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DIALECTS ESSAY

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Introduction

FR4151 11.04.05 Emma Douglas Examine the process of language / dialect death and illustrate its working in twentieth-century France Language death refers to the process of extinction or obsolescence of a language or dialect because it no longer fulfils the social and political needs of the community who speak it. Despite the continued importance given to the regional languages and dialects in France (and France's recent signing of la charte europ�ene des langues regionale et minoritaires in 1999)1, the history of political centralisation, which is unique to France, has led to irreversible situations of diglossia where the regional dialect or language lacks in prestige and becomes marginalised. For the purpose of this paper I will discuss the two processes of language death, which Aitchison describes as 'language murder' and 'language suicide'.2 The process of 'language suicide' will be defined and in turn illustrated in an examination of la langue d'O�l dialects. Likewise I will refer to the dramatic decline in the use of regional languages in France in order to demonstrate the process and consequence of language murder. This paper will also seek to challenge McMahon's view that Aitchison's terms to describe the processes of 'language death' do not refer to the attitudes of the speakers of the dying language and are therefore inappropriate. Language suicide is a process caused by unstable diglossia, defined as a situation where the old language which is similar in origin and structure to the new language, gradually merges with the dominant language until it is no longer identifiable. ...read more.

Middle

These dialects are linked by a chain of mutual intelligibility. The similarity of the origin of the dialects and the consequent continuum ensure that there is no linguistic barrier to prevent them from being absorbed into the dominant language. Furthermore, the northern dialects are enclosed and isolated and receive no support from linguistic neighbours (as is the case of Dutch for Flemish and German for Alsatian). Aitchison would view these dialects as committing 'an act of suicide'. But from the perspective of the speakers' attitudes, is this in fact the case? Arguably, contrary to McMahon's opinion, the speakers' attitudes do play a role in the demise of a dialect. Although speakers often change their speech habits subconsciously, there is a stigma attached to patois as being le mauvais fran�ais and speakers deliberately adopt more 'prestigious' styles of pronunciation. 'Les locuteurs cherchent, dans une certaine mesure, � d�pouiller leur langage de ce qu'ils resent comme des indices d'appartenance � des groupes sociaux peu valoris�s.' 8 The term, 'language suicide' is therefore an appropriate one because the speakers themselves play a role in killing the language. Language murder is the process caused by a situation of unstable diglossia, where the old language, which is not similar in origin or structure to the new language, is simply ousted by a new more prestigious language. Nancy Dorian, to whom the study of language death owes its name, was the first to observe this phenomenon in her ...read more.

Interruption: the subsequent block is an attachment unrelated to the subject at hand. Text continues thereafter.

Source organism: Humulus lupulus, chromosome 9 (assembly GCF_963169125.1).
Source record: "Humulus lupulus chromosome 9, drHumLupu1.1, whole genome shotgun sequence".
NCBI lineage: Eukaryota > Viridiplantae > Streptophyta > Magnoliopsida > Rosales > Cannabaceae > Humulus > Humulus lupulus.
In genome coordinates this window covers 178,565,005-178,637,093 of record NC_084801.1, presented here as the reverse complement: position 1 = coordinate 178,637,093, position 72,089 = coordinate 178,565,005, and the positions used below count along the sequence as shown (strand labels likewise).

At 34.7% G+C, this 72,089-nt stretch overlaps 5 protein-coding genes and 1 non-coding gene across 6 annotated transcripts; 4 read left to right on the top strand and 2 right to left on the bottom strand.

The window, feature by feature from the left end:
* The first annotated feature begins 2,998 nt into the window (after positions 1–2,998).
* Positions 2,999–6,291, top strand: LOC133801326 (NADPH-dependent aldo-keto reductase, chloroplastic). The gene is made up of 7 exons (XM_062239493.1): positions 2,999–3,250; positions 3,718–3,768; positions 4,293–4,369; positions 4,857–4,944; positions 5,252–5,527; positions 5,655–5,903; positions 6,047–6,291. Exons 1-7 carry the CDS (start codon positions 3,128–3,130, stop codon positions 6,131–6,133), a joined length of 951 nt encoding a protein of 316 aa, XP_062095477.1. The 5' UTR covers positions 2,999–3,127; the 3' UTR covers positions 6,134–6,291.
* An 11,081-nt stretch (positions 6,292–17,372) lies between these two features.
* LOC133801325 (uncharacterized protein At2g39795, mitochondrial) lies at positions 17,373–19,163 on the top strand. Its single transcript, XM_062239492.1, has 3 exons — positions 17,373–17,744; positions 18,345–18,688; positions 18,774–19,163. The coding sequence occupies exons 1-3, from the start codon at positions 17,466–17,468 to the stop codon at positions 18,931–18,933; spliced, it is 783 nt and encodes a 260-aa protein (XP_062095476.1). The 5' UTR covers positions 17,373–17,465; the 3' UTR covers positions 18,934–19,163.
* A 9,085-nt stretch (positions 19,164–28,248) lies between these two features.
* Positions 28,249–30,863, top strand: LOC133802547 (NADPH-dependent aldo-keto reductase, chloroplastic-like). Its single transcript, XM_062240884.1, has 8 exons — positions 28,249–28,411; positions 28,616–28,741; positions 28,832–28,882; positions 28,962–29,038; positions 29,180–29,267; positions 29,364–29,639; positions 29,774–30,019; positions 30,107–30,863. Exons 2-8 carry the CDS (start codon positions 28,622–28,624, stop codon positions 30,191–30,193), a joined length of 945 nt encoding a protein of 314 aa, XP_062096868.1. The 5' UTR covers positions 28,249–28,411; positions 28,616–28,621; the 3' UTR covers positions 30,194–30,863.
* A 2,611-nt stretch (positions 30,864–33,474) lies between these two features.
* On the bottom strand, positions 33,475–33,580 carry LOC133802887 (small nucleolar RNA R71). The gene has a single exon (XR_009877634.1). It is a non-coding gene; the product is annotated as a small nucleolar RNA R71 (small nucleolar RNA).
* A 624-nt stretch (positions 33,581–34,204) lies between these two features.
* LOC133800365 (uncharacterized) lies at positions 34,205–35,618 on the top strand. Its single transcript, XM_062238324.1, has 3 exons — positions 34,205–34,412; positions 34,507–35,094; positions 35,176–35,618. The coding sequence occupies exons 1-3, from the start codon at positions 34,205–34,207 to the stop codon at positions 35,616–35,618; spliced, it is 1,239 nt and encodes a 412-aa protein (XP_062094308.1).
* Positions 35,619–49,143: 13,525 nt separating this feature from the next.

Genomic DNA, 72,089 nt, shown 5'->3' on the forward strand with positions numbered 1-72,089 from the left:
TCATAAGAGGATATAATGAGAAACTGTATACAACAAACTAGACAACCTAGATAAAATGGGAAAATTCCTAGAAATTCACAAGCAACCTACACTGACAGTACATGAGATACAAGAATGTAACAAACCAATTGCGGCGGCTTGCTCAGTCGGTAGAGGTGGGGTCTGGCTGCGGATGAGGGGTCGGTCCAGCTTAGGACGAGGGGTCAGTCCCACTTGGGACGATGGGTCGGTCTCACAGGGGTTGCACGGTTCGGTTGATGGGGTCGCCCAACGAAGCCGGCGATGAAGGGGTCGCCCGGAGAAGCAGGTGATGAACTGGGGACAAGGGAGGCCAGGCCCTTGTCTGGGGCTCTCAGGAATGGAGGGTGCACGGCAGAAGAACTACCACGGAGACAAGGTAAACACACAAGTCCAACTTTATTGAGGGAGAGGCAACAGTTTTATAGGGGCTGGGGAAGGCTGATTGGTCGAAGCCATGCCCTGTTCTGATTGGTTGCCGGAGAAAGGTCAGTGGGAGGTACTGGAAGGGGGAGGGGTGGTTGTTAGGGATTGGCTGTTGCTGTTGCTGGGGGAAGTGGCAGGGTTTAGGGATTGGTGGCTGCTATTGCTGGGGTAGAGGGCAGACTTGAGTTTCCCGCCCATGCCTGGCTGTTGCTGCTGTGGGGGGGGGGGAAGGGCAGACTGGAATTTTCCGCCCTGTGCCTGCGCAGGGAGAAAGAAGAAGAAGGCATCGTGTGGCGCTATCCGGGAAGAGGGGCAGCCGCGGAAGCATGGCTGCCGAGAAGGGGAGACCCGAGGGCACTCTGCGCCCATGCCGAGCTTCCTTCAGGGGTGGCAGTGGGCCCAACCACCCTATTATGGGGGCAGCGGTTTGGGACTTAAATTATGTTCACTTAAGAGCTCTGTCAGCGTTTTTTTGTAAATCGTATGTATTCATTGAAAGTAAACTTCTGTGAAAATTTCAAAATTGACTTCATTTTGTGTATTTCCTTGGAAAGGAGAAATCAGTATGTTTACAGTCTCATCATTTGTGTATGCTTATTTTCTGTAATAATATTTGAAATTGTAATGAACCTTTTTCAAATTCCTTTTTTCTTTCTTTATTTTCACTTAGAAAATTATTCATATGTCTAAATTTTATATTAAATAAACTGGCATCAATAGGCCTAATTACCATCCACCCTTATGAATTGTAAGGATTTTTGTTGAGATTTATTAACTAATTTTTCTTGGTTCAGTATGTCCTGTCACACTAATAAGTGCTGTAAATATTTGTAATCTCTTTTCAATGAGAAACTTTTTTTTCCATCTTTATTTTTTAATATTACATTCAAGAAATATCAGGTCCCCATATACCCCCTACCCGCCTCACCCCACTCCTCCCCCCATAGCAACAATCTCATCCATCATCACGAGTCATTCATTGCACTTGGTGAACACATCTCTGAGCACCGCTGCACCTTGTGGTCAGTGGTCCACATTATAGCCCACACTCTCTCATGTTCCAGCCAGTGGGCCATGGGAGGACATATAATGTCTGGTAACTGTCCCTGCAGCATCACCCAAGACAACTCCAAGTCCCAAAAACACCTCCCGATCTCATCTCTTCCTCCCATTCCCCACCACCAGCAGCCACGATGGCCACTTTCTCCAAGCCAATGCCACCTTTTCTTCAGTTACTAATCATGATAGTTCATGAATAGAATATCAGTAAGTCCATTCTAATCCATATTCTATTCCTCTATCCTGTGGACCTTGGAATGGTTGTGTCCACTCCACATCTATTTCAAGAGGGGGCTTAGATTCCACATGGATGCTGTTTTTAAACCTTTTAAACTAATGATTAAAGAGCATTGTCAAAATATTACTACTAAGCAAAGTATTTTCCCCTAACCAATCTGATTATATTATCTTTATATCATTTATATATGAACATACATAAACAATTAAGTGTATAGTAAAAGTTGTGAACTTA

Conclusion

The regional languages in France are therefore in the process of being 'murdered' by Standard French. With regard to the attitudes of the speakers, speakers do not voluntarily abandon their regional language although there is a marked reluctance to use the language because of the increased limitations of its usage. Contrary to McMahon's view, the speakers of regional languages are therefore, in some cases, playing a role in 'murdering' their regional dialect in favour of Standard French. Consequently, Aitchison's term 'language murder', in making reference to this, is not necessarily an unsuitable one. To conclude, it is evident that the regional languages and dialects of France are currently undergoing a gradual process of language death caused by the promotion of Standard French. 'Language suicide' is presently happening amongst la langue d'O�l dialects which are experiencing a dialect continuum and converging with Standard French. 'Language murder' can be observed in the six regional languages in France. These dialects are becoming increasingly obsolete. Contrary to McMahon's criticism of Aitchison, language suicide and language death can refer to the speakers' attitudes. Speakers can consciously climb a dialect hierarchy or show reluctance in using their regional language. In this respect there is no danger of misinterpretation. The situation of diglossia in France is irreversible. Attempts to standardise regional variants goes against regionalism itself by ignoring the importance of other dialects within that region. ...read more.

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